Although air travel markets have undergone unprecedented disruption in 2020, one day we will return to a market where some airports are effectively at capacity while others are working hard to win new air services. Meanwhile, airlines, as ever, will be trying to understand what the best route network is and where they can best deploy their aircraft.
Many of the questions being asked can be answered by the insights available from four approaches to the analysis of air passenger data.
Demand analysis uses the trends in passenger traffic over time to build a picture of which destinations are gaining in popularity and which are waning.
Unserved analysis can show where passenger interest is building and in the face of insufficient direct airline capacity passengers are finding indirect means to travel - a sure sign that there is potential for new air services.
Gap analysis shows where an individual airport has a weakness in the route network provided by scheduled airlines, especially when compared to neighbouring airports, and therefore points to an opportunity for a new air service or route.
Spill analysis identifies routes where load factors are consistently high, a sign that some passengers wanting to book are being turned away.
The value of trend data
Air passenger traffic patterns are always changing but, in general, we have seen markets grow steadily for many years. Of course, there are always ‘shocks’ which disrupt growth – natural disasters such as earthquakes or volcanic eruptions, economic recessions and financial ‘crashes’, and other events which act to deter people from travelling such as epidemics. The COVID-19 pandemic is the latest shock, albeit very much larger than any other event we have seen in terms of the impact on aviation.
Over time and as disposable incomes rise we observe that people travel more. Sometimes countries that were more restrictive in terms of outbound or inbound travel also become more open due to changing national sentiment and policy. An example is China which has actively been encouraging citizens to venture abroad in recent years. As the Chinese have become more affluent so too have the valued leisure time and travel to leisure destinations. Inevitably, the bulk of a rise in Chinese outbound travel has been within the region, and no more so than in travel to Thailand.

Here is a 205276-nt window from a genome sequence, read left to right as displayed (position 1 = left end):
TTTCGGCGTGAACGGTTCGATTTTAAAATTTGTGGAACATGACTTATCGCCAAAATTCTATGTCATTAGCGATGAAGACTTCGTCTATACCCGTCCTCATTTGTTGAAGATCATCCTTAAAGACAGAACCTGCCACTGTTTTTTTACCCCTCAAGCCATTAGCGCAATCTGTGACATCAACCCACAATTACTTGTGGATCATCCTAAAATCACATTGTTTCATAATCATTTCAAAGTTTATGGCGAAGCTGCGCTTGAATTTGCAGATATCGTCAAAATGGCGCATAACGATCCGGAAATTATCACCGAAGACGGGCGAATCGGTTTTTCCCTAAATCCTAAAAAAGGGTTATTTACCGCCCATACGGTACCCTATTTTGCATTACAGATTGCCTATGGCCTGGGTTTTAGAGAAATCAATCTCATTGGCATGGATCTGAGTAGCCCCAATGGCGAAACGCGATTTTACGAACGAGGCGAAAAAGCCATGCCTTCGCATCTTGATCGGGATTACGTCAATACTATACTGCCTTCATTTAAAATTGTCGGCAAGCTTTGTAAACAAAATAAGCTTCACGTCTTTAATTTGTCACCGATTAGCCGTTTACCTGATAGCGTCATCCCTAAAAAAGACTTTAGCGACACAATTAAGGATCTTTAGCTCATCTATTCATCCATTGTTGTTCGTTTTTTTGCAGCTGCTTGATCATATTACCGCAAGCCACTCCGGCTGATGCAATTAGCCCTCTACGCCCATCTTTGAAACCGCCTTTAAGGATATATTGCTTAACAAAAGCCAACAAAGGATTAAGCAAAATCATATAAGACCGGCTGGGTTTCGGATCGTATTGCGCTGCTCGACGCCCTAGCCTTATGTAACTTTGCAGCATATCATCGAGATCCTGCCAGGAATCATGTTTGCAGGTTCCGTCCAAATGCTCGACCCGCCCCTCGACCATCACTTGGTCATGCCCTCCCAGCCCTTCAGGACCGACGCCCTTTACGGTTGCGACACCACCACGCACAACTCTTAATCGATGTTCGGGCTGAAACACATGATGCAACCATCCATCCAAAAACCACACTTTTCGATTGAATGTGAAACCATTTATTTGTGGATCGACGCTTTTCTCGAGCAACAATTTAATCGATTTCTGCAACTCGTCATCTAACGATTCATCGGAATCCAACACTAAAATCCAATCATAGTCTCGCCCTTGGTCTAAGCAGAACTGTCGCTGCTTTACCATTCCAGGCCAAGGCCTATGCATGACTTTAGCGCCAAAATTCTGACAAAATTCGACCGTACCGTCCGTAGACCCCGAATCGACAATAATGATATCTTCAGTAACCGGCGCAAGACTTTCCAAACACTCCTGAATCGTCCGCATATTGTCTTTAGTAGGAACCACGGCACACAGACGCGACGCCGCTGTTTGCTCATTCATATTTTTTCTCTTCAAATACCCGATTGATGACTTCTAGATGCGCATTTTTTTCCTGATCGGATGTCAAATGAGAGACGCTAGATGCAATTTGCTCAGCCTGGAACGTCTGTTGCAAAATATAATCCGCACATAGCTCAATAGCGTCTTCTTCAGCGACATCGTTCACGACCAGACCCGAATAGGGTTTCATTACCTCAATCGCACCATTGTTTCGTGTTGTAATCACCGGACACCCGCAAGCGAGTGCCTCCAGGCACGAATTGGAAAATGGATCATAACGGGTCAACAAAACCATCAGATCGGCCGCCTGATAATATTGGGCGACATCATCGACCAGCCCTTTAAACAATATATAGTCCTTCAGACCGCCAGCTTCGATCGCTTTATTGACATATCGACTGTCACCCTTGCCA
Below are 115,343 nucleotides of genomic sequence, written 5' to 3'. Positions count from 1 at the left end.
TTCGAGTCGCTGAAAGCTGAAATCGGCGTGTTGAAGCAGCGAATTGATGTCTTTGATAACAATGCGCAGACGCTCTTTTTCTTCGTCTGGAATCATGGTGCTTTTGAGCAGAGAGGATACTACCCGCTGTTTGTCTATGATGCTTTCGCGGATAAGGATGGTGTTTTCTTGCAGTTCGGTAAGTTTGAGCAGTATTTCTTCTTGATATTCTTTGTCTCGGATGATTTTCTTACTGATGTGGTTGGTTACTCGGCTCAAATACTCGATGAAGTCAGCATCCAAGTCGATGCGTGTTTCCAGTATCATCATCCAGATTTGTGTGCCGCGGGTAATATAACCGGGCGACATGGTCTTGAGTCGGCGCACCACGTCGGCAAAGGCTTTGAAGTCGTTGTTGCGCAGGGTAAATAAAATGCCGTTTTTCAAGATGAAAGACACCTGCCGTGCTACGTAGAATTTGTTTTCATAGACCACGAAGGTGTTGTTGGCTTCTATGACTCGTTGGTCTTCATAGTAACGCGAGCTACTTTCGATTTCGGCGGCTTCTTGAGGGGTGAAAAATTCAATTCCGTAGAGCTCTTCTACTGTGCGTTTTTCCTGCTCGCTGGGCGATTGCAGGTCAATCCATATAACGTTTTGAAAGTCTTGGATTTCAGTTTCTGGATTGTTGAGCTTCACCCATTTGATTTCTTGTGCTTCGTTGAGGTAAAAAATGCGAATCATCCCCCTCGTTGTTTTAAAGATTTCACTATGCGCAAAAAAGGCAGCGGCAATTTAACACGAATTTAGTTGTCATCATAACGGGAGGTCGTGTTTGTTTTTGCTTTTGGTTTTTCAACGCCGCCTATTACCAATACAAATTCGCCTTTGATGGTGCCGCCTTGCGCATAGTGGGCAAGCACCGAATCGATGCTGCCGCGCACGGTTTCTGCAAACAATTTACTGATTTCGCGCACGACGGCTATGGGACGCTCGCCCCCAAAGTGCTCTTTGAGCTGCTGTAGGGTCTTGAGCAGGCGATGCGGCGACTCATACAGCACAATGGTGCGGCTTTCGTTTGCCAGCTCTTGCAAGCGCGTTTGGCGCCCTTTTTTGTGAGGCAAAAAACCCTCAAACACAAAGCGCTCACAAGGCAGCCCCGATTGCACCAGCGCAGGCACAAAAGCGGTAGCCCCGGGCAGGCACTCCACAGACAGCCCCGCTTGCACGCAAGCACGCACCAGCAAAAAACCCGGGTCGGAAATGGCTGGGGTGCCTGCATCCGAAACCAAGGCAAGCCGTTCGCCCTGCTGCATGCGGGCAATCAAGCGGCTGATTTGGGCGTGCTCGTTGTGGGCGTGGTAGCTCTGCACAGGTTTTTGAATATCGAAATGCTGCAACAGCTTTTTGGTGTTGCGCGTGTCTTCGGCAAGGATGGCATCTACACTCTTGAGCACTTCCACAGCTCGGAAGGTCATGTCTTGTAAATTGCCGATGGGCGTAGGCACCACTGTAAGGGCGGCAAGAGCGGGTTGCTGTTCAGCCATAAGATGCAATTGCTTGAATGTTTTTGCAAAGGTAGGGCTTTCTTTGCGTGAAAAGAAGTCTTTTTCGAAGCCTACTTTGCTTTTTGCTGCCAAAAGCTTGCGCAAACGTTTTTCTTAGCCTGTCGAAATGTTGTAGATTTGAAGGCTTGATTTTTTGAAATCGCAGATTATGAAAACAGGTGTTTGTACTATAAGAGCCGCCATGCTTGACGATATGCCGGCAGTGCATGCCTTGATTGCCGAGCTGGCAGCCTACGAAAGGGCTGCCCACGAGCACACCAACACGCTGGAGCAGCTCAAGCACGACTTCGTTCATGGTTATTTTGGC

Between 2015 and 2018, OAG data concerning scheduled airline capacity (seats) shows a steady increase in airline capacity from China to Thailand, but since 2018 this has levelled off. The number of unique routes flown between the two countries peaked in 2018 at 1,830, up from 1,031 in 2015. Anyone looking doing demand analysis using this data in 2017 would have been able to see this increase and, indeed, airlines added routes as they could see demand rising. However, in 2019 as the Thailand became more expensive and the Chinese economy faltered, Chinese visitor numbers dipped and airline capacity followed suit. Understanding the factors that drive demand up or down, and using that in combination with quality data on trends in airline capacity and passenger numbers enables analysis to see into the future.
Air capacity evaluation
Another indicator of opportunity is where flights are consistently operating with high load factors. Obviously airlines want their planes to carry as many passengers as possible on each flight, but the revenue management processes in place mean that almost certainly when a route operates with high load factors, such passengers wishing to fly on that day and with that airline are being turned away. At the point they want to book, the flight will be considered full.
This is an opportunity for an incumbent airline to add capacity, perhaps adding an additional frequency or operating a slightly larger aircraft. It’s also an opportunity for a new airline to enter the market.
Load factors are calculated as the ratio of passengers carried to available seats. In other words, what proportion of seats have passengers sitting in them. There are plenty of markets around the world where passenger demand is so high that many airlines operate the route, with sometimes up to 9 scheduled carriers vying for a slice of the market. This is the case on routes such as Kuala Lumpur to Singapore, Hong Kong to Incheon, Osaka Kansai to Shanghai Pudong, to name a few. A pattern emerges of load factors rising, new airlines operating and then load factors falling as demand is spread between more airlines.